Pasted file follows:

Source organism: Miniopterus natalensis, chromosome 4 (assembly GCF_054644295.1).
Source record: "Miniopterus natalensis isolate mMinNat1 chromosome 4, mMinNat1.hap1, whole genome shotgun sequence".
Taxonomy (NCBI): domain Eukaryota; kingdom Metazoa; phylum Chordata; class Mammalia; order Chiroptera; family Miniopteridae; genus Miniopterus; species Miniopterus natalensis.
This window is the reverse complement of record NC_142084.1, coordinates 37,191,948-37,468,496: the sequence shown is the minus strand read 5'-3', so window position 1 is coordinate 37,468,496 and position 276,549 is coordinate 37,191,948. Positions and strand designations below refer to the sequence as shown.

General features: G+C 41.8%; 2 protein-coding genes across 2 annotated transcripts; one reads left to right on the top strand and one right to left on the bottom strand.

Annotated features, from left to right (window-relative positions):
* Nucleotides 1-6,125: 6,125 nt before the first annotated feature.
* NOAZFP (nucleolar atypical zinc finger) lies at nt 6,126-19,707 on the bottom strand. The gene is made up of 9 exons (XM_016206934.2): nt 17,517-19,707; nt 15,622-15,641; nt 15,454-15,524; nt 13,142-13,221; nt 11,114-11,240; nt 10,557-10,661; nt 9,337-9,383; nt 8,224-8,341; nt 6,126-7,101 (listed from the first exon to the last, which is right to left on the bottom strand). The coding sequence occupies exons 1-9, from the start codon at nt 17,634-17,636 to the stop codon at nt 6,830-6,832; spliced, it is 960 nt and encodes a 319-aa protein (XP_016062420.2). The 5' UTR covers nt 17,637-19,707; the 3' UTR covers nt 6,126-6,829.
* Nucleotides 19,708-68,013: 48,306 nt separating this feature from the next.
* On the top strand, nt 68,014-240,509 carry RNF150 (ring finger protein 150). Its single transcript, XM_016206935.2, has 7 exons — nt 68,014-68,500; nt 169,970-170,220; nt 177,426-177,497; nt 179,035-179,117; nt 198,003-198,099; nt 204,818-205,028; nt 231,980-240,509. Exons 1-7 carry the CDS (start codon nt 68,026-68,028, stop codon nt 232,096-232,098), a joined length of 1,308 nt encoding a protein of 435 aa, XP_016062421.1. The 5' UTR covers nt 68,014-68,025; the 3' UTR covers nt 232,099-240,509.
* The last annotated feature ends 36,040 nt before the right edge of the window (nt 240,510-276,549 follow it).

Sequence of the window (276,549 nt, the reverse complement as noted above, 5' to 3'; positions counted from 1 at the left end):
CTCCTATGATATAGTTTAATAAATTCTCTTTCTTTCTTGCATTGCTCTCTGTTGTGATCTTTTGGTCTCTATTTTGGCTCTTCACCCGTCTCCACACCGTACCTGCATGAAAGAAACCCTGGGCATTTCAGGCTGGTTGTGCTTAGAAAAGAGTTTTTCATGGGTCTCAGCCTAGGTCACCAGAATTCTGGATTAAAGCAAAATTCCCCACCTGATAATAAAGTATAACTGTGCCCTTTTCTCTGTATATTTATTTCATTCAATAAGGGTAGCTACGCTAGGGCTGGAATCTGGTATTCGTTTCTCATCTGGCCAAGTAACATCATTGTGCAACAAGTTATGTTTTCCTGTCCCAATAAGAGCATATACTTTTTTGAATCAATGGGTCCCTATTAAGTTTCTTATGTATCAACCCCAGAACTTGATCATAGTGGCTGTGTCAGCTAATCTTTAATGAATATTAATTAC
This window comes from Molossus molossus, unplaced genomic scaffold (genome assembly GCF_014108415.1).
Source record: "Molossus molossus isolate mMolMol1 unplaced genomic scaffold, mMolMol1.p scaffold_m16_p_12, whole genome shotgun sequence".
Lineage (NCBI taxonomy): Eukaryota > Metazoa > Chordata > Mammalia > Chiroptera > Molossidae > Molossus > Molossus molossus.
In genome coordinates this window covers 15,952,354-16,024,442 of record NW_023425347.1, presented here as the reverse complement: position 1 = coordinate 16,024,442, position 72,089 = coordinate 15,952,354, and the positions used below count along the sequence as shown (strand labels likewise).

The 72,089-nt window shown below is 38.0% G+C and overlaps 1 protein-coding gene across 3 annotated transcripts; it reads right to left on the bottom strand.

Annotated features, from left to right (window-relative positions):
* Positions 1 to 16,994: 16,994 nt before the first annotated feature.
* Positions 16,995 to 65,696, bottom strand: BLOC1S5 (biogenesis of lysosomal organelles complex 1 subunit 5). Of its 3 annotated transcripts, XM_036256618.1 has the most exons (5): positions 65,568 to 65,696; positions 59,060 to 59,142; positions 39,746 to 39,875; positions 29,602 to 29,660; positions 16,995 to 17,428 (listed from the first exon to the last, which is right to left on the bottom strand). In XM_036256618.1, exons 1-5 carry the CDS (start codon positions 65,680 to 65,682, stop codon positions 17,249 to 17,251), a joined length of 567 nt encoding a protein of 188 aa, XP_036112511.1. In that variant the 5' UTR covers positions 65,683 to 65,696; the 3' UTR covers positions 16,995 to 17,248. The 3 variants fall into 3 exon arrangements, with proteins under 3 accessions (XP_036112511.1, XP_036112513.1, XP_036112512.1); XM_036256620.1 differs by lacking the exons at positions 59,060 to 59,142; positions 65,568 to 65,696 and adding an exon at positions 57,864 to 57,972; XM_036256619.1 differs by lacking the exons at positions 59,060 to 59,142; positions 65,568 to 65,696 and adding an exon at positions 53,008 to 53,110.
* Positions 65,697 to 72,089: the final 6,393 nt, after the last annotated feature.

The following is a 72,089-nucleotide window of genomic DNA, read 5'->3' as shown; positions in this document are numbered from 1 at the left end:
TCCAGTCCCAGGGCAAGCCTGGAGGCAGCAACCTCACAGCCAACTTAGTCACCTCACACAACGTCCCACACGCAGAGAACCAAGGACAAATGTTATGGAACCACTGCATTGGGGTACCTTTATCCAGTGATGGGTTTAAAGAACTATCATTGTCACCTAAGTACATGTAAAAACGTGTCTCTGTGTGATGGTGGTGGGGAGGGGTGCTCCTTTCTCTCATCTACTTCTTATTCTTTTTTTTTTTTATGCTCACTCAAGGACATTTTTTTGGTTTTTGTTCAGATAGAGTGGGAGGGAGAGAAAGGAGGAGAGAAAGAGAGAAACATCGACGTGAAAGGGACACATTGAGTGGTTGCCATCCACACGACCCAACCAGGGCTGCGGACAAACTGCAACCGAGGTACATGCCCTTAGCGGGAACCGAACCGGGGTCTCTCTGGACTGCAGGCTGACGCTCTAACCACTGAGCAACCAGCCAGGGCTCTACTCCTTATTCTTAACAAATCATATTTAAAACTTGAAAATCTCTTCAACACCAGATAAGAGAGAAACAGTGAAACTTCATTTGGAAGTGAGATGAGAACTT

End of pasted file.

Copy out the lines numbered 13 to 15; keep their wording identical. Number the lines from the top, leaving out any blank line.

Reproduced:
CTCCTATGATATAGTTTAATAAATTCTCTTTCTTTCTTGCATTGCTCTCTGTTGTGATCTTTTGGTCTCTATTTTGGCTCTTCACCCGTCTCCACACCGTACCTGCATGAAAGAAACCCTGGGCATTTCAGGCTGGTTGTGCTTAGAAAAGAGTTTTTCATGGGTCTCAGCCTAGGTCACCAGAATTCTGGATTAAAGCAAAATTCCCCACCTGATAATAAAGTATAACTGTGCCCTTTTCTCTGTATATTTATTTCATTCAATAAGGGTAGCTACGCTAGGGCTGGAATCTGGTATTCGTTTCTCATCTGGCCAAGTAACATCATTGTGCAACAAGTTATGTTTTCCTGTCCCAATAAGAGCATATACTTTTTTGAATCAATGGGTCCCTATTAAGTTTCTTATGTATCAACCCCAGAACTTGATCATAGTGGCTGTGTCAGCTAATCTTTAATGAATATTAATTAC
This window comes from Molossus molossus, unplaced genomic scaffold (genome assembly GCF_014108415.1).
Source record: "Molossus molossus isolate mMolMol1 unplaced genomic scaffold, mMolMol1.p scaffold_m16_p_12, whole genome shotgun sequence".